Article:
|2011 Eastern Meeting Abstracts
ATHEROGENIC PROPERTIES OF COXIBS IN HUMAN MONOCYTES/MACROPHAGES
Scherly Leon1, 2, Iryna Voloshyna1, Michael Littlefield1, Allison B. Reiss1 1. Medicine, Winthrop University Hospital, Mineola, NY, United States. 2. Medicine, New York Hospital of Queens, Flushing, NY, United States.
Purpose of Study: Coxibs, a cyclooxygenase (COX)-2 inhibitors, are analgesic, anti-inflammatory agents. However, some of them possess cardiovascular toxicity. We demonstrated that coxibs suppress expression of cholesterol 27-hydroxylase (27-OHase) and ATP binding cassette transporter A1 (ABCA1), involved in reverse cholesterol transport (RCT). RCT proteins prevent lipid overload and macrophage foam cell formation (FCF). Here we report that exposure THP-1 macrophages to COX-2 specific inhibitors leads to cholesterol overload via disruption of cholesterol efflux and influx balance.
Methods Used: THP-1 macrophages were incubated for 18h in the presence or absence of a) celecoxib (5 µM); b) rofecoxib (5 µM); c) naproxen (5 µM); d) acetaminophen (1 mM). 1µg of total RNA was used per condition for QRT PCR. 27-OHase and ABCA1 were measured to assess cholesterol efflux. CD36 and LOX1 scavenger receptors were detected for analysis of cholesterol influx. THP-1 macrophages (phorbol dibutyrate, 100nM, 48 h) were exposed to oxLDL (25 µg/ml, 48h) at conditions described above. FCF was quantified as percentage oil red O stained cells. Studies were performed in triplicate.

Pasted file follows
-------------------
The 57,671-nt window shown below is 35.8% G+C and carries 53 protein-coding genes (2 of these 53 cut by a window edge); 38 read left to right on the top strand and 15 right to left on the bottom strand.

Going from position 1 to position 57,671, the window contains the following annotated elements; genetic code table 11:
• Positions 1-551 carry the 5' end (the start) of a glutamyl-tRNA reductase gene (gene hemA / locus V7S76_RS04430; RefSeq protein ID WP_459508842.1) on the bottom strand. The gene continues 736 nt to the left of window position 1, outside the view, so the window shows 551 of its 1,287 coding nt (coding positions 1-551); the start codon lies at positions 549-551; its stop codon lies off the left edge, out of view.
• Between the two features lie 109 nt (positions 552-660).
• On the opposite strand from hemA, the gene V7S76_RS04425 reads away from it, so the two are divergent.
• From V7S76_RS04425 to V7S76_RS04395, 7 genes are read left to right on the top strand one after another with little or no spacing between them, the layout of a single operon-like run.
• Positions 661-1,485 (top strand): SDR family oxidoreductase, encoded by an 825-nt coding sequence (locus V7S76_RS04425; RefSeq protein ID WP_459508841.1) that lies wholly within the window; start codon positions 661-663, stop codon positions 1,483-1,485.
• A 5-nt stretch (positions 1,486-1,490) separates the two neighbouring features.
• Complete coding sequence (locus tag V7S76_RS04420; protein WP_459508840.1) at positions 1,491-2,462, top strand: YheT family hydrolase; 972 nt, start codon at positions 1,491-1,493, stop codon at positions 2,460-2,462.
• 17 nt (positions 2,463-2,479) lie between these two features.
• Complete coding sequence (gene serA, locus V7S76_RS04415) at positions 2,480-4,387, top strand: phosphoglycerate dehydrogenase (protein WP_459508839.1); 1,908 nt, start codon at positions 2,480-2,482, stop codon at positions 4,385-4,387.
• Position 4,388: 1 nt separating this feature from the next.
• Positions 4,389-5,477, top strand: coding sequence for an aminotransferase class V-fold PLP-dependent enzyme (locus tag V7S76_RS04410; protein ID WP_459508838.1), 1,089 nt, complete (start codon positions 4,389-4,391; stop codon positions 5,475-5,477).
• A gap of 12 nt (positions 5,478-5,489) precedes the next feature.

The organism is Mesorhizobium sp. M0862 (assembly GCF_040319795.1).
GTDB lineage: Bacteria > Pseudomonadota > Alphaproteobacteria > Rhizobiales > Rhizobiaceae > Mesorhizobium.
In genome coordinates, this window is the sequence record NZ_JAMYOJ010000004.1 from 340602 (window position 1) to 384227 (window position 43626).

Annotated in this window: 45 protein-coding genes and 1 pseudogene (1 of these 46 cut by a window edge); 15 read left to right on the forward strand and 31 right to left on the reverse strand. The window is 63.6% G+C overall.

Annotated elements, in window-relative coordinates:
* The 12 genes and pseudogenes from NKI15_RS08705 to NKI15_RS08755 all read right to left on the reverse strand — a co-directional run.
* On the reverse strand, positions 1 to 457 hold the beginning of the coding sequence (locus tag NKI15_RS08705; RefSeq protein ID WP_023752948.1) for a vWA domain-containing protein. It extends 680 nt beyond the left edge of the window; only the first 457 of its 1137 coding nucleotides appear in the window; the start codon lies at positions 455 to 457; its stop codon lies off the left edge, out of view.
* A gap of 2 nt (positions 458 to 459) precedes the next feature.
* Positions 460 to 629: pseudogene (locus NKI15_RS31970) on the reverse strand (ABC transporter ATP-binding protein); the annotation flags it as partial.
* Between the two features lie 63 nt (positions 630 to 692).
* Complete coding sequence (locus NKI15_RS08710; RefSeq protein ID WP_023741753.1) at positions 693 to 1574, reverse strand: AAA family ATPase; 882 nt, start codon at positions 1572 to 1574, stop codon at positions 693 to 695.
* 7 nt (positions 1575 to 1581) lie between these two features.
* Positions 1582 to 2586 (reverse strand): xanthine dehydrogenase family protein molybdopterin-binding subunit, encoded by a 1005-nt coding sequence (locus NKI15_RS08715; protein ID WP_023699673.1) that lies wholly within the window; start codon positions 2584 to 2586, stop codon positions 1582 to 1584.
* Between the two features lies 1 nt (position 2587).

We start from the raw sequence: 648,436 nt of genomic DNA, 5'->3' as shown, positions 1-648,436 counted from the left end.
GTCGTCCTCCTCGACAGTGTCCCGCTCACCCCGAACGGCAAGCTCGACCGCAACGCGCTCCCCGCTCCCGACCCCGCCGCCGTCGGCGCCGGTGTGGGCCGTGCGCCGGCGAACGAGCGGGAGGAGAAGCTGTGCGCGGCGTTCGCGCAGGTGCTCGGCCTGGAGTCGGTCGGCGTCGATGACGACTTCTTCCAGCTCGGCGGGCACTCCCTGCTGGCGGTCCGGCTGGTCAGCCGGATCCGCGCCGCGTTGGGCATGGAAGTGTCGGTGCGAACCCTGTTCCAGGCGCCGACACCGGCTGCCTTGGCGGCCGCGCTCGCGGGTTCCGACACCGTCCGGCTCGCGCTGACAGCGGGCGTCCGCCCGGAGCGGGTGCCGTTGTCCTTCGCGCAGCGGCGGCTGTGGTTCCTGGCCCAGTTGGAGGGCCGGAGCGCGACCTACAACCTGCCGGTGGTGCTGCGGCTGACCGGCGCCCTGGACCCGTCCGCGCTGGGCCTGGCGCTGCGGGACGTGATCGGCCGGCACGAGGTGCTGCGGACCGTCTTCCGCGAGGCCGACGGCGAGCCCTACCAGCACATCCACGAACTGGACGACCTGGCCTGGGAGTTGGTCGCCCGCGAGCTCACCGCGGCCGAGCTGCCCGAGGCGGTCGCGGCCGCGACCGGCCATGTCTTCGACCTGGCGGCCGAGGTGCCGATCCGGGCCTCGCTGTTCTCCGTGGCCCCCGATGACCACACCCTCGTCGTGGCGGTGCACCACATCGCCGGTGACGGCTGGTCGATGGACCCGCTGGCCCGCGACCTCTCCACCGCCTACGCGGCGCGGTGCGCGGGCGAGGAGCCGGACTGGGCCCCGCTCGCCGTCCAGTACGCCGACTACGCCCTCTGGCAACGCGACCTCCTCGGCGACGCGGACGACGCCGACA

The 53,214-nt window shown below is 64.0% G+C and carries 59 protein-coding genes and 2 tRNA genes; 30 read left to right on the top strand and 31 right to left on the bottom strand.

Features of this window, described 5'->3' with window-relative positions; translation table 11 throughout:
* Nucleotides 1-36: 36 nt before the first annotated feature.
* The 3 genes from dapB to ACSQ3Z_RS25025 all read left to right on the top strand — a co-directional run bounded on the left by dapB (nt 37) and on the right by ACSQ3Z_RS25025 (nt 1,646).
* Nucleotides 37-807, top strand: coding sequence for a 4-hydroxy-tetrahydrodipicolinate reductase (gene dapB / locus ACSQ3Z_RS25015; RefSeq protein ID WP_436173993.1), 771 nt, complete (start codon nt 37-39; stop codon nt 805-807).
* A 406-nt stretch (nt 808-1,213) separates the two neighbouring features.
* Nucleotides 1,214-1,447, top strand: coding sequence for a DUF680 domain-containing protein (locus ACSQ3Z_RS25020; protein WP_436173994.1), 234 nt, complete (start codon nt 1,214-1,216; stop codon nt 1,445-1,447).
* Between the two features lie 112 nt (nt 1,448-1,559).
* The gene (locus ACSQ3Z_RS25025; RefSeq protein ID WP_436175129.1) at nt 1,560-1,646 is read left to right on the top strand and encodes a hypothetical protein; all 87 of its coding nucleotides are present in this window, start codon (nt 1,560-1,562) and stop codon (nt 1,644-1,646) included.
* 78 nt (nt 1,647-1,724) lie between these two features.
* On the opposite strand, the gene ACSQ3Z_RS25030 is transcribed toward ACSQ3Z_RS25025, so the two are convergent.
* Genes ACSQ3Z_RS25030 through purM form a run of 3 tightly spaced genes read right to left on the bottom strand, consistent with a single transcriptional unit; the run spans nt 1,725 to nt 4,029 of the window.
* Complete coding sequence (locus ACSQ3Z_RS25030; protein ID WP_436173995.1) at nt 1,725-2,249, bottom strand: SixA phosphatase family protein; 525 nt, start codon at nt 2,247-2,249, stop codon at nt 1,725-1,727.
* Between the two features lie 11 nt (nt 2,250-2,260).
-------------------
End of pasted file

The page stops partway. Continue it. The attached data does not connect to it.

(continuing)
Summary of Results: Incubation of THP-1 macrophages with specific coxibs decreased 27-OHase and ABCA1 message (by 30.2±7.1% and 24.6±5.6% of control, P<0.01 for celecoxib and by 35.6±10.7% and 26.0±7.1% of control, P<0.01 for rofecoxib). Nonspecific coxibs had no significant effect on these proteins. Specific and nonspecific coxibs, had a great impact on the expression of CD36 (150.0±20.4% for celecoxib; 167.4±8.78% for rofecoxib; 271.8±30.0% for naproxen; 171.7±18.9% for acetaminophen, P<0.05) and LOX1 (165.15±21.29% for celecoxib; 153.85±18.46% for rofecoxib; 178.1±10.18% for naproxen; 154.185±19.10% for acetaminophen, P<0.05). However, only exposure of THP-1 macrophages to specific coxibs had a significant increase in FCF (62.2±5.2% for celecoxib and 56.3±3.4% for rofecoxib vs. 33.5±5.1% for untreated cells, P<0.05).
Conclusions: We report that coxibs affect cholesterol metabolism in THP-1 macrophages. However, only specific COX-2 inhibitors might contribute to atherogenesis by promoting lipid overload via disruption of the balance in the expression of cholesterol transport genes.
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